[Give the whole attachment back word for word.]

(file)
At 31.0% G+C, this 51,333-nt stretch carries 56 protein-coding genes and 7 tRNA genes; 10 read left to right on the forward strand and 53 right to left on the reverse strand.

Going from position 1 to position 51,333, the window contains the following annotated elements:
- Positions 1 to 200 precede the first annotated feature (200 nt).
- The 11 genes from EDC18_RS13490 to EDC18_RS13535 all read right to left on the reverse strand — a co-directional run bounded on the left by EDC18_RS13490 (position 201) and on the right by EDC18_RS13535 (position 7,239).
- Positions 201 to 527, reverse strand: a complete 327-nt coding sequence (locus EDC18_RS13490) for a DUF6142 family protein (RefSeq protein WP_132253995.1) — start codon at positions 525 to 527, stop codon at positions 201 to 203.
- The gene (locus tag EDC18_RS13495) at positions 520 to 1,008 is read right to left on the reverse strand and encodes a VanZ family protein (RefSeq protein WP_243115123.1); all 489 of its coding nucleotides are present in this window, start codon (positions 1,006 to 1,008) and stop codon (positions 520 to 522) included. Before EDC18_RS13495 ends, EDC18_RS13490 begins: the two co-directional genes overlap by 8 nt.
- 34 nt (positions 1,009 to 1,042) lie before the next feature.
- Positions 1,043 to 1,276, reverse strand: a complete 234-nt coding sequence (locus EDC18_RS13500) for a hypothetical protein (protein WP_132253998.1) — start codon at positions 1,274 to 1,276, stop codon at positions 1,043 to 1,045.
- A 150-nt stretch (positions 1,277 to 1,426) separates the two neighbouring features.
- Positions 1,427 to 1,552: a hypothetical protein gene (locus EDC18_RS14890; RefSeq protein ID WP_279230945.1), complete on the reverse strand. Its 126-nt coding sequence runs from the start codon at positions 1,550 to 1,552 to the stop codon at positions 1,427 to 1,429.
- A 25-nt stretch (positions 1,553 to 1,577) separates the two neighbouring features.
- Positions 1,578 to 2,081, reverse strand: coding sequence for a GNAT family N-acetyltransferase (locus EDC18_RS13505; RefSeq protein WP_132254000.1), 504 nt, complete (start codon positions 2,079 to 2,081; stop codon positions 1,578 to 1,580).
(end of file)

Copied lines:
At 31.0% G+C, this 51,333-nt stretch carries 56 protein-coding genes and 7 tRNA genes; 10 read left to right on the forward strand and 53 right to left on the reverse strand.

Going from position 1 to position 51,333, the window contains the following annotated elements:
- Positions 1 to 200 precede the first annotated feature (200 nt).
- The 11 genes from EDC18_RS13490 to EDC18_RS13535 all read right to left on the reverse strand — a co-directional run bounded on the left by EDC18_RS13490 (position 201) and on the right by EDC18_RS13535 (position 7,239).
- Positions 201 to 527, reverse strand: a complete 327-nt coding sequence (locus EDC18_RS13490) for a DUF6142 family protein (RefSeq protein WP_132253995.1) — start codon at positions 525 to 527, stop codon at positions 201 to 203.
- The gene (locus tag EDC18_RS13495) at positions 520 to 1,008 is read right to left on the reverse strand and encodes a VanZ family protein (RefSeq protein WP_243115123.1); all 489 of its coding nucleotides are present in this window, start codon (positions 1,006 to 1,008) and stop codon (positions 520 to 522) included. Before EDC18_RS13495 ends, EDC18_RS13490 begins: the two co-directional genes overlap by 8 nt.
- 34 nt (positions 1,009 to 1,042) lie before the next feature.
- Positions 1,043 to 1,276, reverse strand: a complete 234-nt coding sequence (locus EDC18_RS13500) for a hypothetical protein (protein WP_132253998.1) — start codon at positions 1,274 to 1,276, stop codon at positions 1,043 to 1,045.
- A 150-nt stretch (positions 1,277 to 1,426) separates the two neighbouring features.
- Positions 1,427 to 1,552: a hypothetical protein gene (locus EDC18_RS14890; RefSeq protein ID WP_279230945.1), complete on the reverse strand. Its 126-nt coding sequence runs from the start codon at positions 1,550 to 1,552 to the stop codon at positions 1,427 to 1,429.
- A 25-nt stretch (positions 1,553 to 1,577) separates the two neighbouring features.
- Positions 1,578 to 2,081, reverse strand: coding sequence for a GNAT family N-acetyltransferase (locus EDC18_RS13505; RefSeq protein WP_132254000.1), 504 nt, complete (start codon positions 2,079 to 2,081; stop codon positions 1,578 to 1,580).